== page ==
a single demerit.
However, Lee knew that Lincoln`s
decision to invade the South in order to prevent its
secession was both
immoral and unconstitutional. As a man of honor and
integrity, the only thing Lee could do was that which
his father had done: fight for freedom and independence.
And that is exactly what he did.
Instead of allowing a politically
correct culture to sully the memory of Robert E. Lee and
Thomas J. Jackson, all Americans should hold them in a
place of highest honor and respect. Anything less is a
disservice to history and a disgrace to the principles
of truth and integrity.
Accordingly, it was more than
appropriate that the late President Gerald Ford, on
August 5, 1975, signed Senate Joint Resolution 23,
"restoring posthumously the long overdue, full rights of
citizenship to General Robert E. Lee."
According to President Ford, "This legislation
corrects a 110-year oversight of American history."
He further said, "General Lee`s character has been an
example to succeeding generations . . ."
The significance of the lives of
Generals Lee and Jackson cannot be overvalued. While the
character and influence of most of us will barely be
remembered two hundred days after our departure, the
sterling character of these men has endured for two
What a shame that so many of
America`s youth are being robbed of knowing and studying
the virtue and integrity of the great General Robert E.
Lee and General Thomas J. "Stonewall" Jackson.
Furthermore, it is no hyperbole to
say that the confederated, constitutional republic so
ably declared by Thomas Jefferson in the Declaration of
Independence of 1776 and codified into statute by the
U.S. Constitution of 1787 was,
for the most part, expunged at the Appomattox Court
House in 1865. After all, it was (and is) the
responsibility of the states to be the ultimate vanguard
of liberty. Without a tenacious, unrelenting defense of
liberty by the
sovereign states, we are reduced to ever-burgeoning
oppression–which is exactly what we see happening today.
Thankfully, freedom`s heartbeat is
still felt among at least a few states. State
sovereignty resolutions (proposed in over 30 states),
Firearms Freedom acts (passed in
2 states–Montana and Tennessee–and being proposed in
at least 12 other states), and official letters
(Montana), statements (Texas Governor Rick Perry), and
resolutions (Georgia and Montana) threatening secession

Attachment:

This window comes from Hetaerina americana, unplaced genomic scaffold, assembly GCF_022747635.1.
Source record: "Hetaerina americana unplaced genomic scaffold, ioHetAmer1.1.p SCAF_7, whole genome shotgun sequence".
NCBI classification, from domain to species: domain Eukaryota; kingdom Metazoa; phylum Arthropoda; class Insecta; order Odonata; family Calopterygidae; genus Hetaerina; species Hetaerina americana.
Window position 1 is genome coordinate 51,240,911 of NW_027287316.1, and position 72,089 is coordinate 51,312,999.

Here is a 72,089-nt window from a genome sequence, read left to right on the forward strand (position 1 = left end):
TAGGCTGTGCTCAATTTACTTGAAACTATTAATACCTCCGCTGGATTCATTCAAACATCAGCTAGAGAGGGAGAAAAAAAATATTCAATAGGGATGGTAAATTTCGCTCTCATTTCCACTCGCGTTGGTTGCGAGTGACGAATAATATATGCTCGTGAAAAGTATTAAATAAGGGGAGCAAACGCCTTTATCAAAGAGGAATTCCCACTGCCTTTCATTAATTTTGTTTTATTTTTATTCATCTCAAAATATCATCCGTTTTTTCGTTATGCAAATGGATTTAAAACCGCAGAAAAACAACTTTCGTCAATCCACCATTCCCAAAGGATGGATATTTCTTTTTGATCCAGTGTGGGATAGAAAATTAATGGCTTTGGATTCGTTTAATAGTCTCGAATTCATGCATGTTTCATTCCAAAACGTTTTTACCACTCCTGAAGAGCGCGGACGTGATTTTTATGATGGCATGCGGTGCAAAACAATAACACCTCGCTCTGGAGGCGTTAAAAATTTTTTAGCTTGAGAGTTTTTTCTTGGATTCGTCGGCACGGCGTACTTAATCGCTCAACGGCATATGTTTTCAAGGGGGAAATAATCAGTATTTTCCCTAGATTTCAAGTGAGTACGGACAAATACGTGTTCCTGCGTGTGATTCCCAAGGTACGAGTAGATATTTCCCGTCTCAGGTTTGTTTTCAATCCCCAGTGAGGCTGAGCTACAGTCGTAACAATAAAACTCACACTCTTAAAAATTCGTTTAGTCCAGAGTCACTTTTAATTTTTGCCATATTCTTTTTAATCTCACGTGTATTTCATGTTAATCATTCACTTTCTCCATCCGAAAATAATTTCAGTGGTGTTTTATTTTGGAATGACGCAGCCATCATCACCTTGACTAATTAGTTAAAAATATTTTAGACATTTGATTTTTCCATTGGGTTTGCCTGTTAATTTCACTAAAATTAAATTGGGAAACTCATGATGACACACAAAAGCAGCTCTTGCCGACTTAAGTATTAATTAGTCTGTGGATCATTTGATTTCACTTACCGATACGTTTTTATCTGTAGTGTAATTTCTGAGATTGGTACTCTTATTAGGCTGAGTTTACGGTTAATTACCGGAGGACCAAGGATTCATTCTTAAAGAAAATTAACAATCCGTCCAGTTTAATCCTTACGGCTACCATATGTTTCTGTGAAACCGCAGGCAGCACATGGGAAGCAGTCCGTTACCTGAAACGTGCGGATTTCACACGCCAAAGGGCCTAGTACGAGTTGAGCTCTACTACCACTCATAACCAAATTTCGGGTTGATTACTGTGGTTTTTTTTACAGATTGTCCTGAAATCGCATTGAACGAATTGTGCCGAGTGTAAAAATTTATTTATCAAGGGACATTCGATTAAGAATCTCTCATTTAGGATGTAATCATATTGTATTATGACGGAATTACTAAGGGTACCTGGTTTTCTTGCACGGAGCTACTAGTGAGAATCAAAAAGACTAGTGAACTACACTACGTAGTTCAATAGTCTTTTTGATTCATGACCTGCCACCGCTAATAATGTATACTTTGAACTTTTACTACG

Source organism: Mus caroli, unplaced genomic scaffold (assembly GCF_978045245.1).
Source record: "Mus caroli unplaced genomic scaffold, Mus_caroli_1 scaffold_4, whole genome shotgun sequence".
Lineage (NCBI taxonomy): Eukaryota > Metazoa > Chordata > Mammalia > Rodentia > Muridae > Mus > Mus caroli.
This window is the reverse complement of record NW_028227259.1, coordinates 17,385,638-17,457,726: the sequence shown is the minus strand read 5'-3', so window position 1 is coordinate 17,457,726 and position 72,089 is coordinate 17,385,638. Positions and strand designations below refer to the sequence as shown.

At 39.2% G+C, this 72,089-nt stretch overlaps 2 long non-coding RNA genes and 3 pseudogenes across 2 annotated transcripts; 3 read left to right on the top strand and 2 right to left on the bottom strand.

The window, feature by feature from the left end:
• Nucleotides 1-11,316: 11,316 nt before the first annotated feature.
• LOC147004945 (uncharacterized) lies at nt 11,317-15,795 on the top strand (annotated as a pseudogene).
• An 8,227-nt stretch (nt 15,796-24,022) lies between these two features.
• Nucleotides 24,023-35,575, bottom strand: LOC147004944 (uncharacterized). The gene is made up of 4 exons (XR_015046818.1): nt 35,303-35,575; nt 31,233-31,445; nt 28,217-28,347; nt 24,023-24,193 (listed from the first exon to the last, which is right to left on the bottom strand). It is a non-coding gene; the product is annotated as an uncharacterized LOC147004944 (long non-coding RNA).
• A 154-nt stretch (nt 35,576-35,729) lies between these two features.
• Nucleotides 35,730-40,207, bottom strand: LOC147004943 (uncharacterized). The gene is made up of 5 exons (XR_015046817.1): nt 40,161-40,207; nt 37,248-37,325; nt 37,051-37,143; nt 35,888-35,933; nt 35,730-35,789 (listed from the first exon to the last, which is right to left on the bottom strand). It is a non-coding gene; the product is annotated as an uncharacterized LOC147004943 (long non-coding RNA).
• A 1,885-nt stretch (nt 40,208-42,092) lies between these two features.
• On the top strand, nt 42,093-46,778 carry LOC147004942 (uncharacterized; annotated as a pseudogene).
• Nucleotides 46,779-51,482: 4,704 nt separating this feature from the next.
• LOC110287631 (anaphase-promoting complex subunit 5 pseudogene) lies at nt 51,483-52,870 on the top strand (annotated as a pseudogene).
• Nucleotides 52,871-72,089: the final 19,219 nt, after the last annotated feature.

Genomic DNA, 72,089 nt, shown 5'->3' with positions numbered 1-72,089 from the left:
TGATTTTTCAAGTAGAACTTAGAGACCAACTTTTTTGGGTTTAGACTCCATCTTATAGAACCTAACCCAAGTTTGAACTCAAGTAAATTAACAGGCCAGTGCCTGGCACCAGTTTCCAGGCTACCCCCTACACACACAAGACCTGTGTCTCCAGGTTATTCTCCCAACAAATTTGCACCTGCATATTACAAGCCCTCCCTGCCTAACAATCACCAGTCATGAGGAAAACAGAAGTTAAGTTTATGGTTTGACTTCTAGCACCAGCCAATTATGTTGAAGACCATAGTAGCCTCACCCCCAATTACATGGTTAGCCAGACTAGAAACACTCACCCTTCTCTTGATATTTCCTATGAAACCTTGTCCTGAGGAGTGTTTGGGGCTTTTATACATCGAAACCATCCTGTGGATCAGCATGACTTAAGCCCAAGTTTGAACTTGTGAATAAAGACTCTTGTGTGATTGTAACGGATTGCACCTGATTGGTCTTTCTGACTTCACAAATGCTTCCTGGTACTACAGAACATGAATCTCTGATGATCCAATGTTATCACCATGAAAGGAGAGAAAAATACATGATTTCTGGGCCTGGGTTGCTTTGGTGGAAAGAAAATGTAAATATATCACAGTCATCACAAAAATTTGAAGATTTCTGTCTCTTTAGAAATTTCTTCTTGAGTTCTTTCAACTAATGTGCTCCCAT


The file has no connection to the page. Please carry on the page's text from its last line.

have already taken place.
Yes, freedom-loving Americans in
this generation may need to awaken to the prospect
that–in order for freedom to survive–secession may, once
again, be in order. One thing is for sure: any State
that will not protect and defend their citizens` right
to keep and bear arms cannot be counted on to do
diddlysquat to maintain essential freedom. It is time
for people to start deciding whether they want to live
free or not–and if they do, to seriously consider
relocating to states that yet have a heartbeat for
I will say it straight out: any
State that will not protect your right to keep and bear
arms is a tyrannical State! And if it is obvious that
the freedom-loving citizens of that State are powerless
to change it via the ballot box, they should leave the
State to its slaves and seek a land of liberty.
I, for one, am thankful for the
example and legacy of men such as Robert E. Lee and
Stonewall Jackson. They were the spiritual soul mates of
George Washington and
Thomas Jefferson. They were men that loved freedom;
they were men that loved federalism and constitutional
government; and they were men of courage and
understanding. They understood that, sometimes,
political separation is the only way that freedom can
survive. Long live the spirit of Washington, Jefferson,
Lee, and Jackson!
P.S. I am happy to announce to
people in and around the Flathead Valley of Northwest
Montana that the first public worship service of the
LIBERTY FELLOWSHIP will take place this Sunday, January
16, 2011, at the Red Lion Hotel Conference Center
located at 20 N. Main Street/US Hwy. 93 (just one block
south of US Hwy. 2) in downtown Kalispell. The service
will start at 2pm MDT. We also are hoping to have
everything in place to livestream my message. For more
information regarding LIBERTY FELLOWSHIP, or to watch
the livestream, go to:
P.S.S. To read my brief but
descriptive interview with a Montana newspaper regarding
our move to Montana and the advent of LIBERTY
FELLOWSHIP, go to: